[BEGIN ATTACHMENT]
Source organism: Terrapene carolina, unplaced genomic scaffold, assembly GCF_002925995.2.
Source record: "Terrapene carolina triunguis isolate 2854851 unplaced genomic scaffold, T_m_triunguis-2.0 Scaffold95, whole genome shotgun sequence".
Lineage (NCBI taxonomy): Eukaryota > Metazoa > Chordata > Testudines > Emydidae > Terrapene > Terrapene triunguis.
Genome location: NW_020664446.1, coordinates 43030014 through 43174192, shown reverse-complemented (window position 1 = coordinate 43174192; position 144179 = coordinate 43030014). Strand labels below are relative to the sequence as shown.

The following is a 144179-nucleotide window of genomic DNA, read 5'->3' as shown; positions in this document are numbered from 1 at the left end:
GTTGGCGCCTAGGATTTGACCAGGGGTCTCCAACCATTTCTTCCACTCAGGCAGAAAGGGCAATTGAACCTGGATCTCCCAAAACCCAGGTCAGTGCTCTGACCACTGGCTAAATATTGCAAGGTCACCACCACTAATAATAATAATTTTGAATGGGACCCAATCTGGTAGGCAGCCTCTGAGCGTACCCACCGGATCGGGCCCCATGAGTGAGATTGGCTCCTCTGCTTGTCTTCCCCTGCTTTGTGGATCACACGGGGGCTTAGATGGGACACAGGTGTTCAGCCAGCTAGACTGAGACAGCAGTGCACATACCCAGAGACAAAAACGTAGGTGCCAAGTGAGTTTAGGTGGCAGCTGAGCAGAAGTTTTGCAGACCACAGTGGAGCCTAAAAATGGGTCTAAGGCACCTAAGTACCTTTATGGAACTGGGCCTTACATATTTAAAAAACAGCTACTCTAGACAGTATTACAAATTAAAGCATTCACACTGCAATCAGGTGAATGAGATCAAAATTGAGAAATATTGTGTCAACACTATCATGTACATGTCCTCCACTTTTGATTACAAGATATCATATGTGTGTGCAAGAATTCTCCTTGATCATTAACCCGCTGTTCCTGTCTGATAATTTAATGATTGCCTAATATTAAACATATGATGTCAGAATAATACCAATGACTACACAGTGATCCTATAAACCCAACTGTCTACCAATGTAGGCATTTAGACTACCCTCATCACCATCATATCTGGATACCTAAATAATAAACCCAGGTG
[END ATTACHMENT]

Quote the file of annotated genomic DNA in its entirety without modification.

Source organism: Terrapene carolina, unplaced genomic scaffold, assembly GCF_002925995.2.
Source record: "Terrapene carolina triunguis isolate 2854851 unplaced genomic scaffold, T_m_triunguis-2.0 Scaffold95, whole genome shotgun sequence".
Lineage (NCBI taxonomy): Eukaryota > Metazoa > Chordata > Testudines > Emydidae > Terrapene > Terrapene triunguis.
Genome location: NW_020664446.1, coordinates 43030014 through 43174192, shown reverse-complemented (window position 1 = coordinate 43174192; position 144179 = coordinate 43030014). Strand labels below are relative to the sequence as shown.

The following is a 144179-nucleotide window of genomic DNA, read 5'->3' as shown; positions in this document are numbered from 1 at the left end:
GTTGGCGCCTAGGATTTGACCAGGGGTCTCCAACCATTTCTTCCACTCAGGCAGAAAGGGCAATTGAACCTGGATCTCCCAAAACCCAGGTCAGTGCTCTGACCACTGGCTAAATATTGCAAGGTCACCACCACTAATAATAATAATTTTGAATGGGACCCAATCTGGTAGGCAGCCTCTGAGCGTACCCACCGGATCGGGCCCCATGAGTGAGATTGGCTCCTCTGCTTGTCTTCCCCTGCTTTGTGGATCACACGGGGGCTTAGATGGGACACAGGTGTTCAGCCAGCTAGACTGAGACAGCAGTGCACATACCCAGAGACAAAAACGTAGGTGCCAAGTGAGTTTAGGTGGCAGCTGAGCAGAAGTTTTGCAGACCACAGTGGAGCCTAAAAATGGGTCTAAGGCACCTAAGTACCTTTATGGAACTGGGCCTTACATATTTAAAAAACAGCTACTCTAGACAGTATTACAAATTAAAGCATTCACACTGCAATCAGGTGAATGAGATCAAAATTGAGAAATATTGTGTCAACACTATCATGTACATGTCCTCCACTTTTGATTACAAGATATCATATGTGTGTGCAAGAATTCTCCTTGATCATTAACCCGCTGTTCCTGTCTGATAATTTAATGATTGCCTAATATTAAACATATGATGTCAGAATAATACCAATGACTACACAGTGATCCTATAAACCCAACTGTCTACCAATGTAGGCATTTAGACTACCCTCATCACCATCATATCTGGATACCTAAATAATAAACCCAGGTG